One does wonder, sometimes, just what goes on at Catholic News Service (CNS), an agency that wouldn’t exist were it not for the U.S. bishops and the bishops’ conference. This past April 16, CNS distributed a lengthy interview with Rep. Rosa DeLauro, D-Conn., giving her a platform to blast the 2013 federal budget proposed by Rep. Paul Ryan, R-Wis., and to badger Cardinal Timothy Dolan of New York (the president of the USCCB) to pay as much attention to “the poor, the hungry, the middle class, the people who are going to be eviscerated by the Ryan budget” as Cardinal Dolan and the bishops he leads are paying to the defense of religious freedom.
The congresswoman’s appeal was specifically Catholic — “my Church, the Catholic Church, needs to speak out loud on this issue” — which involved an irony left wholly unexamined by CNS. For DeLauro’s voting record is in some tension, to put it gently, with Catholic understandings of justice.
The Church teaches the inalienable right to life of the unborn and insists that that obvious moral truth be acknowledged in law; DeLauro is a consistent pro-abortion vote in the House. According to statistics from National Right to Life, DeLauro’s pro-life voting record is 0% (compared to 100% for Ryan, for instance).
The Catholic Church worked with the District of Columbia education authorities to provide “opportunity scholarships” to Catholic inner-city schools for poor children; DeLauro supported the Obama administration’s cruel refusal to fund that program. The bishops have declared that religious freedom is under serious assault in the United States today; the gentlewoman from Connecticut has been notably AWOL in defending the first of American liberties.
How, then, does DeLauro imagine herself as someone who speaks for “my Church, the Catholic Church?”
My hunch is that she imagines herself a spokeswoman for authentic Catholicism because she, like many other Catholics on the port side of both American politics and the Church, have long thought that they alone hold the high ground at the intersection of Catholic social teaching and public policy.
Memo to Congresswoman DeLauro and friends: Those days are over.
They’re over because four decades of intellectual and political work, coupled with extensive care for women in crisis pregnancies, have made the pro-life cause the cultural marker of serious Catholicism in the United States.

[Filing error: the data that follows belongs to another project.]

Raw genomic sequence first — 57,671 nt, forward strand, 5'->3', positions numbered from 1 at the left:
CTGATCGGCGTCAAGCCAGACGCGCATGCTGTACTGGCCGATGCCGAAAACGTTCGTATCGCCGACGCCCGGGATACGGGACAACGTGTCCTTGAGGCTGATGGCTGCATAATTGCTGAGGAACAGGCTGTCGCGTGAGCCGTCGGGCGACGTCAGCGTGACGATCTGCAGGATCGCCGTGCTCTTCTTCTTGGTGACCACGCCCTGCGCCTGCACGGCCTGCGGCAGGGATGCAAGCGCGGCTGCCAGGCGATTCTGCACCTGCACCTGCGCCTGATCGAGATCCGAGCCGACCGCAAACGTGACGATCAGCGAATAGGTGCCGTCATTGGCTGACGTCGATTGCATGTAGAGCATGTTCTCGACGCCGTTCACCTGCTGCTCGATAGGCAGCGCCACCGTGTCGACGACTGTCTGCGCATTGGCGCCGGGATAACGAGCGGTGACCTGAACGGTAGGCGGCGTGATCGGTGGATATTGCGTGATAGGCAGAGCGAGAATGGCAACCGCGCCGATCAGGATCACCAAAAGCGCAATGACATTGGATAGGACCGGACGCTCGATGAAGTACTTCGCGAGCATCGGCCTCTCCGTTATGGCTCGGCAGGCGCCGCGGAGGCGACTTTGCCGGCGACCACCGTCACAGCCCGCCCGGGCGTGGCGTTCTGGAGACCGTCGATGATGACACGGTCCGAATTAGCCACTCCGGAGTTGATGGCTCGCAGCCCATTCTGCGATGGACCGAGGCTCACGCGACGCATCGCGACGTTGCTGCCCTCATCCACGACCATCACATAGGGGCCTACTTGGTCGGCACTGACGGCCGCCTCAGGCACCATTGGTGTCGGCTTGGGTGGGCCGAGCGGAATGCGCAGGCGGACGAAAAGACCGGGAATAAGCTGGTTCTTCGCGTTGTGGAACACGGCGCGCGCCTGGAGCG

They’re over because much of the “Catholic left” has obstinately refused to promote religious freedom in full and the inalienable right to life as priority social-justice issues.
And they’re over because contemporary history has vindicated Catholicism’s anti-statist social-justice principle, subsidiarity.
The impending fiscal meltdown of European welfare states vindicates subsidiarity by making clear that providing necessary aid to those in genuine need means, among other measures, developing the associational and charitable instincts of civil society. The alternative is state bankruptcy and social chaos.
Then there is Obamacare, which flatly contradicts subsidiarity and its principled rejection of vast concentrations of state power — the dangers of which are amply demonstrated by the coercive HHS “contraceptive mandate.”
The universal health care the Church rightly seeks must be accomplished by means other than handing over one-sixth of the economy (and critical medical decisions) to unregulated regulators.
These home truths are bad news for Rosa DeLauro and those of her persuasion.
Now, to make matters worse, here is Paul Ryan, a congressman of uncommon intelligence who can ably argue the public-policy implications of Catholic social doctrine and who understands that what the Church asks of a just society is the empowerment of the poor: breaking the cycle of welfare dependency and unleashing the creativity the Church believes God builds into every human soul.
Ryan is the dissenting Catholic’s worst nightmare, and his demonization from that quarter has just begun. Ryan is a big boy, though, and he’ll fight his corner well. That argument might even lead to some consensus about empowerment-based anti-poverty strategies and fiscally responsible social-welfare policies among serious Catholics of both political parties.
Rather than being a megaphone for dissenting Catholics posing as authentic representatives of the Church and hyperventilating about people being “eviscerated” by a budget, might CNS help provide a level playing field for the debate?
George Weigel is distinguished senior fellow of the
Ethics and Public Policy Center in Washington, D.C.
Weigel’s column is distributed by the Denver Catholic Register,
the official newspaper of the Archdiocese of Denver.